Assessing Real World Issues and Impact Chromebooks Access Global Issues Right in the Classroom

Just as Ms. Xavier’s personal interest and advocacy for animal rights extends beyond her neighborhood to the global issues of wildlife preservation and chimp protection, she infused that passion into her students by again engaging them in a “furever homes” Jane Goodall Roots and Shoots project which included their detailing their fund raising, creating a website and a blogspot ( rootsandshoots.org/project/furever-homes, xclass62.blogspot.com ) and being part of a Jane Goodall International Video.  They of course learned informational report writing and use of maps and facts about chimps. They use this data as Brooklyn based members in good standing of an internationally collaborate and collegial community of humane and environmentally protective citizens.  The blog gives this a vehicle for their rhetoric and reflective voices as advocated by literacy writing standards and they are writing using electronic texts and sometimes referencing print or multimedia ones.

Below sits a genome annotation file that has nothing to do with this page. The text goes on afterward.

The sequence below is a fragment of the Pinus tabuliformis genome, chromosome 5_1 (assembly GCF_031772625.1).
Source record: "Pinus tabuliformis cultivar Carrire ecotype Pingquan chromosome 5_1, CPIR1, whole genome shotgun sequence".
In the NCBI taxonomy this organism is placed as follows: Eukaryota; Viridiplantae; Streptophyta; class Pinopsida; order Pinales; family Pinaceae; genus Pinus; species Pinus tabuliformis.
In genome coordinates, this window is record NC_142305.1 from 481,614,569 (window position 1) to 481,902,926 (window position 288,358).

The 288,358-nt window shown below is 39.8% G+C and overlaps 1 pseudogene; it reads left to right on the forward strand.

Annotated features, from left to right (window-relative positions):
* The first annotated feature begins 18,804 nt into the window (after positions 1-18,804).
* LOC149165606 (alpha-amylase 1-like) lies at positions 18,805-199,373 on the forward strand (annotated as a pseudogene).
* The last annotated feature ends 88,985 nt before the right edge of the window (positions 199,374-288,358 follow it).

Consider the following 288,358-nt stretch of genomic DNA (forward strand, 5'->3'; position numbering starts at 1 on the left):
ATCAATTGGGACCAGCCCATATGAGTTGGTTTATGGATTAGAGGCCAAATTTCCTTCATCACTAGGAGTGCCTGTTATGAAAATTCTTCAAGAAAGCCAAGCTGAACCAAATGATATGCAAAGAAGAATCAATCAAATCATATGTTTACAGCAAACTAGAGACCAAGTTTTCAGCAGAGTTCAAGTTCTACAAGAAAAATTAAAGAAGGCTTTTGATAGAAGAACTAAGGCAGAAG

Ms. Xavier is luckily also expert at maintaining student literacy assessment data and her school and colleagues support her work.   She has developed a rubric to assure that her students ‘persuasive arguments about animal rights issues and animal preservation needs are making argument skills authentic for her students.  She finds that the facts that these arguments actually contribute to a shelter animal’s being adopted into a forever family or help raise awareness for chimp sanctuaries and research, motivate students to demonstrate and enhance their literacy skills given their humane purpose. Yet why does she infuse socially responsible human education instead of abstract text based literacy exercises in her middle school curriculum?  She feels that infusing her “pet interest (pun intended) into her teaching engages students personally- text engagement because they care about the Charlottes and Peaches and chimps in need of their help.  Through use of global sites such as the video, blog, map and funding rich Jane Goodall Roots and shoots and using print news and  broadcast news to track actual animal abuse or rights issues (a rich range of print and text sources), students make a responsible citizen connection to civic cases.  Through developing posters and letters and blog comments, they “voice” persuasively or no their perspectives as do citizens in adult life.  Ms. Xavier feels that literacy teaching can and should translate to building humane education skills like empathy, responsibility, task completion, helping animals and other humans.  Oh yes and reading, speaking, listening, researching and reaching out with knowledge to protect that makes for better humans as well as more humane ones.   Her middle school project inspired Dewey High School Student leader Jannatul Yesmin to do a collaborative animal advocacy issue of Ditmas Bulldog Buzz newsletter in June 2016.   Jannatul had never personally owned a pet or engaged in animal advocacy issues as a leader, but she was inspired by Xavier’s door and the writings of the sixth graders to consider doing a fundraising for local Brooklyn shelter dogs because of her editing.  She notes:  “By caring about animal needs, humans can become better more empathetic persons and learn how to care about each other as well as animals. “